WASHINGTON — The scene at the terribly formal Mayflower Hotel was positively surreal.
Dueling press conferences. Security patrols. Congressmen. Angry lobbyists. Napster-loving teens trying to crash the gates. The fuss? Copyright in the new millennium, whether it’s digital TV or the Internet. The Consumer Electronics Assn. of America (CEA) had been planning the March 6 confab at the Mayflower for weeks, hoping to rally support for its fight against Hollywood over what should be protected on digital TV and what shouldn’t. The CEA says consumers will be hurt if there is too much encryption.
CEA prexy Gary Shapiro was stunned to learn on the eve of the huddle that the Motion Picture Assn. of America and the Recording Industry Assn. of America were planning to hold a rival press conference at the Mayflower.
Shapiro, a constant thorn in the side of MPAA prexy Jack Valenti, thought it was rather impolite, considering he had made sure to include reps from the trade associations on various panels throughout the day.
“It’s event piracy,” Shapiro says.
Shortly before the dueling press conference, Variety spotted a CEA staffer talking intently to a group of surfer-type teenagers in the main hotel hallway.
Turns out the teens were there to rush the press conference. How much trouble they were planning became a moot point when the MPAA and RIAA instructed security guards to keep apparent interlopers out. Patrol did just that when the kids tried to gain entry.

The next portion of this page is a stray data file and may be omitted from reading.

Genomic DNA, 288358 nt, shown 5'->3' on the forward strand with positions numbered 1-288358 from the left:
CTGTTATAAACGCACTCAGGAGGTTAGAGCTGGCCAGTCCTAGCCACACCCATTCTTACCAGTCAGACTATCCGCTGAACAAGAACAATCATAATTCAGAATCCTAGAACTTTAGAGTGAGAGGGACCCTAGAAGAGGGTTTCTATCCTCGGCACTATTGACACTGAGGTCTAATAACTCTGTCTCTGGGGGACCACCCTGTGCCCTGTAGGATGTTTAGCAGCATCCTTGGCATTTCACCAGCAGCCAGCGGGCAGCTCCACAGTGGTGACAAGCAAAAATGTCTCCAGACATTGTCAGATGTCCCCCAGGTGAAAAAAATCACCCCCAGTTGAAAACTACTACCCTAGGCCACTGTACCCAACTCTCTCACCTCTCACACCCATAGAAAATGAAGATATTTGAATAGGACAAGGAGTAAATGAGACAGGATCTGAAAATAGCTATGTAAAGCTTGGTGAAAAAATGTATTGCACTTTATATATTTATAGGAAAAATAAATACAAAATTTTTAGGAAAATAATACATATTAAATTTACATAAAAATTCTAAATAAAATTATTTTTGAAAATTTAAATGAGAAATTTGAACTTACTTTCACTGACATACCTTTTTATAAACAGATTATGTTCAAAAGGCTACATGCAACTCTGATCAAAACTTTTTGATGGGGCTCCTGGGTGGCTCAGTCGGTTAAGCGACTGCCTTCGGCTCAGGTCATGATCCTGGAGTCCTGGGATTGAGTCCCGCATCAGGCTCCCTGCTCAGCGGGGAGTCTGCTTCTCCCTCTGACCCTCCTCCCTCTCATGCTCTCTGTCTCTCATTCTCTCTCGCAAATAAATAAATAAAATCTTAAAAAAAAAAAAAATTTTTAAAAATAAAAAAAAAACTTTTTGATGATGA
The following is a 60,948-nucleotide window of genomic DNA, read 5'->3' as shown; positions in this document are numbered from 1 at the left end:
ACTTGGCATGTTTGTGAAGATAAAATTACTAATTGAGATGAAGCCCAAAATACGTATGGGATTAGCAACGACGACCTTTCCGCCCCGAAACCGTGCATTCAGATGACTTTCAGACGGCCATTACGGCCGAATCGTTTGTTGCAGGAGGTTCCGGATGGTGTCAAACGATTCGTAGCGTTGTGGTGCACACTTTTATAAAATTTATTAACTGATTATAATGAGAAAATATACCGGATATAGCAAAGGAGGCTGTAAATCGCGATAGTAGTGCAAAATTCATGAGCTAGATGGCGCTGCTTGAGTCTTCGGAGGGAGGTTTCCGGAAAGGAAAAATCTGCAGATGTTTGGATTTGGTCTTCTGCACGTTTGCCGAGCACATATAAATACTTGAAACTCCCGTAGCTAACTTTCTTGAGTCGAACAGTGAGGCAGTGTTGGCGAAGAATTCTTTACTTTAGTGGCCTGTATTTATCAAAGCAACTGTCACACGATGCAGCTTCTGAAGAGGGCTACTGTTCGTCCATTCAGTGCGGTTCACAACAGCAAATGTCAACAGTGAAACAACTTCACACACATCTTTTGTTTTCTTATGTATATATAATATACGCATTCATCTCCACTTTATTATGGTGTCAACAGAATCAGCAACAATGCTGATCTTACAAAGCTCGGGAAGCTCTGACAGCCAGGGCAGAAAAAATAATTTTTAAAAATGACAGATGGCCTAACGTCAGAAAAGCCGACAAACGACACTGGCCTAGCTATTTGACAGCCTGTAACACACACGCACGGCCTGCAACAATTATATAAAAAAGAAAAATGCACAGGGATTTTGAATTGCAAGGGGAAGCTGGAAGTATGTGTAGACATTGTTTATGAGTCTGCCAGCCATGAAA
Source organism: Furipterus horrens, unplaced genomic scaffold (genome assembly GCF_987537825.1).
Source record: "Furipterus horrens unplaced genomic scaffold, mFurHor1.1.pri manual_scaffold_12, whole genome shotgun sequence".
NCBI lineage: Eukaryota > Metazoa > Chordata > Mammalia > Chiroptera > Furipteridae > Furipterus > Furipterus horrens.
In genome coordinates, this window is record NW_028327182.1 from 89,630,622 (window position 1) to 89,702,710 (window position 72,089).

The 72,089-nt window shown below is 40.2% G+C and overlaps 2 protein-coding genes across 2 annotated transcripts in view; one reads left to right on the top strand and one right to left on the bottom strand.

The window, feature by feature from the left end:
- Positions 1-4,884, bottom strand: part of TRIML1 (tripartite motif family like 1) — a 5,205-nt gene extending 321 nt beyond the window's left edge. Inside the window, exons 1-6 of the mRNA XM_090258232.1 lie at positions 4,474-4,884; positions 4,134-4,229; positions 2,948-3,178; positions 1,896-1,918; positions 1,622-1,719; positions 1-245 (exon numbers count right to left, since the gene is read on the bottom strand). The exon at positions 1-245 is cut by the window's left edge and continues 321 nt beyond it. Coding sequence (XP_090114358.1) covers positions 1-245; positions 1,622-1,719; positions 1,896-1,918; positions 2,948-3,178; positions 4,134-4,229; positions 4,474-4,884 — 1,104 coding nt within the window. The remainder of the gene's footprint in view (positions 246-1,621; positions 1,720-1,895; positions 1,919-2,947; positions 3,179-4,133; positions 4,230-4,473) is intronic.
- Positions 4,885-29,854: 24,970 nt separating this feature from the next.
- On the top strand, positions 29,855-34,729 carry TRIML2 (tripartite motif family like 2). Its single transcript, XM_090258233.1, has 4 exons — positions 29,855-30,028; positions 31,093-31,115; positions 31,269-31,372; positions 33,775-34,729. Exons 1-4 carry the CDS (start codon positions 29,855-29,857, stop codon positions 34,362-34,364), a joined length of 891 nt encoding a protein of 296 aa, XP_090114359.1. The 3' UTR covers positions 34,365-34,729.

Inside, RIAA prexy Hilary Rosen was besieged with questions about the RIAA’s success in convincing a court that Napster, an Internet file-swapping service for music lovers, had violated copyright laws by not compensating artists and labels.
The ever-shrewd Rosen acknowledged that the court win was not an “be all, end all” and that the entertainment industry’s fight for copyright has only just begun.
When the press conference concluded, rapper Chuck D of Public Enemy came through the door grumbling that he too had been denied entry. The security guards apparently had assumed he was with the teenagers.
The rapper, a leading advocate of Internet ventures such as Napster, told Variety that lawyers and other “pariahs” are now running the record industry. Midway through his sentence, Rosen walked up to say hello.
The two hugged, being old acquaintances and all.
Not long after, Chuck D returned to the CEA conference across the hall to give his keynote address. He said the major record labels and Hollywood studios shouldn’t be allowed to have a lock on content flowing over digital TV airwaves or the Internet.
“I encourage file-swapping servers like Napster to spread like gremlins,” he declared.
Singing happy tunes
TV and movie execs might take a lesson from “Songs of the Century,” a list of the 365 top songs or cast albums from the past 100 years released last week by the RIAA and National Endowment of the Arts.
Scholastic Inc. will develop a curriculum for each recording and ship it off to schools across the country, giving kids a crash course in the historical and cultural significance of a particular piece of music.
AOL@School will be in charge of streaming a song a day.
“Over the Rainbow,” sung by Judy Garland, topped the list, which was generally broken down by decade.
With Hollywood’s recent vilification as a cultural polluter, some of the recordings on the list might raise a few eyebrows, including Miles Davis’ “Bitches Brew” or Public Enemy’s “Fight the Power.” Such recordings were certainly controversial in their day.
Seems the old adage is true that what wasn’t OK yesterday may be OK tomorrow, as long as enough time has passed in between.